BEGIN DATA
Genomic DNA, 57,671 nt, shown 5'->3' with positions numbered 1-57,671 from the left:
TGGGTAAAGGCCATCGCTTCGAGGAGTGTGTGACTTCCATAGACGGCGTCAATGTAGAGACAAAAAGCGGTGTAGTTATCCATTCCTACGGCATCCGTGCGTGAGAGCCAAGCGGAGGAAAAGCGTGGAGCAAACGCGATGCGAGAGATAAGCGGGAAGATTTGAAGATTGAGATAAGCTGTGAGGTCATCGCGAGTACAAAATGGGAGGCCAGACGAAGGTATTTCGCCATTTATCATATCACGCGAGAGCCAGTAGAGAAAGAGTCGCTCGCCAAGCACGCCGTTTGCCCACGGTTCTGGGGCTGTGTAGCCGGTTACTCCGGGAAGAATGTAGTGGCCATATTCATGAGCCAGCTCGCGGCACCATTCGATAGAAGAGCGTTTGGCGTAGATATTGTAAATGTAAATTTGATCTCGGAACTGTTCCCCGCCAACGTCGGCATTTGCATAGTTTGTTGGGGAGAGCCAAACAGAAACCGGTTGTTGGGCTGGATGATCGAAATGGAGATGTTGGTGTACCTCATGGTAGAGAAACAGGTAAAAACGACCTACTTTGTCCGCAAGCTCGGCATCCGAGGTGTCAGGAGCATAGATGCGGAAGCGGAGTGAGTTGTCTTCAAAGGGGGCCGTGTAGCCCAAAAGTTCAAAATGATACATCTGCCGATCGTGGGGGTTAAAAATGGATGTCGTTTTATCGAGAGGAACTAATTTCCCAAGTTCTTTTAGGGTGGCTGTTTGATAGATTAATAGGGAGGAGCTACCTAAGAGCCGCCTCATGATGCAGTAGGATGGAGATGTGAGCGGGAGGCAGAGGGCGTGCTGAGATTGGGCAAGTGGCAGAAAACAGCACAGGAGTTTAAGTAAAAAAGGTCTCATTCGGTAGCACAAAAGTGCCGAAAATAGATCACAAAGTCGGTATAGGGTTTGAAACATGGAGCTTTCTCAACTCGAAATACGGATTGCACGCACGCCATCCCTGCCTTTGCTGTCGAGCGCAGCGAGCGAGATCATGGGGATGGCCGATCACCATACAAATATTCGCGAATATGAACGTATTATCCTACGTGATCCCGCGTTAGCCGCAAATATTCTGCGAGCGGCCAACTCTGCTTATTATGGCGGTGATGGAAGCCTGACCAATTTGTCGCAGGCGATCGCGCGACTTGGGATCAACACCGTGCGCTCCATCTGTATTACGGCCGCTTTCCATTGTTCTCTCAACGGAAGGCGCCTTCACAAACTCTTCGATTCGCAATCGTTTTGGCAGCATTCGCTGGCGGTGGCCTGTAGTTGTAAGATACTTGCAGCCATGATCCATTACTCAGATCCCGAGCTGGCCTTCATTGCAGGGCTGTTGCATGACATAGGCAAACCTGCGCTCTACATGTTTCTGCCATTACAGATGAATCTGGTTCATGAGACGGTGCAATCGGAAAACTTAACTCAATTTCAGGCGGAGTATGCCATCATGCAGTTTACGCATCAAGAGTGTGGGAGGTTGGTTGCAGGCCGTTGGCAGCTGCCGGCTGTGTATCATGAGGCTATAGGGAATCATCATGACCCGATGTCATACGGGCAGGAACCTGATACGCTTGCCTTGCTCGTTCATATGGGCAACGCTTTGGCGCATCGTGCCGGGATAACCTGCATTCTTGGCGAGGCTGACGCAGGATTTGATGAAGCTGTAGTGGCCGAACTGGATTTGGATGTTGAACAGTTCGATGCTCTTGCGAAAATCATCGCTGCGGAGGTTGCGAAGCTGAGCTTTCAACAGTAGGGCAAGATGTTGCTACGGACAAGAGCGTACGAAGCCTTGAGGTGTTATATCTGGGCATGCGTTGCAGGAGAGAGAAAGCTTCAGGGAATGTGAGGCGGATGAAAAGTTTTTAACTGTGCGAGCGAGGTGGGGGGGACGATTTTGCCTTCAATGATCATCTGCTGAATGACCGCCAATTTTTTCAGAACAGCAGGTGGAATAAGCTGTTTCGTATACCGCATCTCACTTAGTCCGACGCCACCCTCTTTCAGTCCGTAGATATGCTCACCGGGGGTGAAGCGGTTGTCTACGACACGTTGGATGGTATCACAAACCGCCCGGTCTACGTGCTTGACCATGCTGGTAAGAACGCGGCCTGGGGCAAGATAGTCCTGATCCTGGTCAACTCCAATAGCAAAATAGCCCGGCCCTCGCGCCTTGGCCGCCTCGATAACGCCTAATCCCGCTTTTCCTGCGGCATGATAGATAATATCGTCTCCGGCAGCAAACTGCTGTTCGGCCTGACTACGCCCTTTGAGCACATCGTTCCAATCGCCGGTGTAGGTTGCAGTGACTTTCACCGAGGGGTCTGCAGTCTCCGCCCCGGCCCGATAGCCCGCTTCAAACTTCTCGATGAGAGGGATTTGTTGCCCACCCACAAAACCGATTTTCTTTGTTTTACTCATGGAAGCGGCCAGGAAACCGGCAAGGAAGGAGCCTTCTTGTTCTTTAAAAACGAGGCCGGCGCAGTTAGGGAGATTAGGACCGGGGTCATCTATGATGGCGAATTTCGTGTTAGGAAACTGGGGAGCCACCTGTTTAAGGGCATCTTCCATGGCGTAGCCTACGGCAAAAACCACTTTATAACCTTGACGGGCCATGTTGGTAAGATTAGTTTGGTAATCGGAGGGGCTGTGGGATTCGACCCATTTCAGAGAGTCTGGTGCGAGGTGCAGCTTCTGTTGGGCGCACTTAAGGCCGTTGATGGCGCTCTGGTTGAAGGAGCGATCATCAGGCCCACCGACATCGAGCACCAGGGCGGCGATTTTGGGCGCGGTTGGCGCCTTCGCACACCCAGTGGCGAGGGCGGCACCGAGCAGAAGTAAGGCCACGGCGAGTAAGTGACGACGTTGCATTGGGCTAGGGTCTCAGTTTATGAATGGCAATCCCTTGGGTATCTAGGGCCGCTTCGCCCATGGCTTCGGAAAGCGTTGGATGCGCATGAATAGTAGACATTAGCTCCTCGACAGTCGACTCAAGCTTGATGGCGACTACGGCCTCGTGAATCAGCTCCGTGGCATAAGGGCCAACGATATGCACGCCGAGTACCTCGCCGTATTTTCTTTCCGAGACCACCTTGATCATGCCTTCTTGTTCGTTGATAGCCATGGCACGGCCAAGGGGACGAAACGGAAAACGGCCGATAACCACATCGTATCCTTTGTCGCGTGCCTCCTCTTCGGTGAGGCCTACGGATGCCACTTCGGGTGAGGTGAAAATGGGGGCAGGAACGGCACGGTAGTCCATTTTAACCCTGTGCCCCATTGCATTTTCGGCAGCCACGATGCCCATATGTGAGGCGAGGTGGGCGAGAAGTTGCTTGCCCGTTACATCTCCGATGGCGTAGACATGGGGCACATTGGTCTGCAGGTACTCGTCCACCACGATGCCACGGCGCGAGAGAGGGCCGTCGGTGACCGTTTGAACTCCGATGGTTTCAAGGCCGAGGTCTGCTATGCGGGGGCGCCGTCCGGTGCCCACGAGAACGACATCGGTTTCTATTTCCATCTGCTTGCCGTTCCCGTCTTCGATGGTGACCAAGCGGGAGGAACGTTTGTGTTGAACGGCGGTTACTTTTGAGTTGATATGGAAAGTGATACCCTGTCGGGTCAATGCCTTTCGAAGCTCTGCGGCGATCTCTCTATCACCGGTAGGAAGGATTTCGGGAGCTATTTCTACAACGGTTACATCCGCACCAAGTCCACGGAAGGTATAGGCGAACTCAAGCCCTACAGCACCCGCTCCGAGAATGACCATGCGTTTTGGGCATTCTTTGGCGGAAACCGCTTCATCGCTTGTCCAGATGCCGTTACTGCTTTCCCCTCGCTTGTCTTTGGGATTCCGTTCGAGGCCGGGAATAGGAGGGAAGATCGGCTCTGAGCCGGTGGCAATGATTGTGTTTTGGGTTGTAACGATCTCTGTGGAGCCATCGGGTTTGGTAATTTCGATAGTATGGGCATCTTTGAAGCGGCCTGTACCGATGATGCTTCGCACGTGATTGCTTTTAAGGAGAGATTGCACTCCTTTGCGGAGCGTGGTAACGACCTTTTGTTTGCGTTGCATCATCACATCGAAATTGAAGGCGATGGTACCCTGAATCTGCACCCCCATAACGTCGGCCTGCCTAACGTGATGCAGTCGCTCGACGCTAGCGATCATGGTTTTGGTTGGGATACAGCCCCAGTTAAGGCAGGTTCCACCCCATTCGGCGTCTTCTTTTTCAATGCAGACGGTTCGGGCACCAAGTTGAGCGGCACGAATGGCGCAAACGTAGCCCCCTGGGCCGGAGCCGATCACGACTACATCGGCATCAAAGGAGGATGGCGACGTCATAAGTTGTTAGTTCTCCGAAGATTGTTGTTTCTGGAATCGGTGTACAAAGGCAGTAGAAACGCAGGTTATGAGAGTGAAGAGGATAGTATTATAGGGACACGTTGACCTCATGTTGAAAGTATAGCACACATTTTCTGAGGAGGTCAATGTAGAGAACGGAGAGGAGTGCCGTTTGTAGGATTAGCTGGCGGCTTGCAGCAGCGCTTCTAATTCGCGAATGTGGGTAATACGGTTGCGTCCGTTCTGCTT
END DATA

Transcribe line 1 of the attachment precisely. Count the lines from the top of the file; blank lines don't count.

Genomic DNA, 57,671 nt, shown 5'->3' with positions numbered 1-57,671 from the left: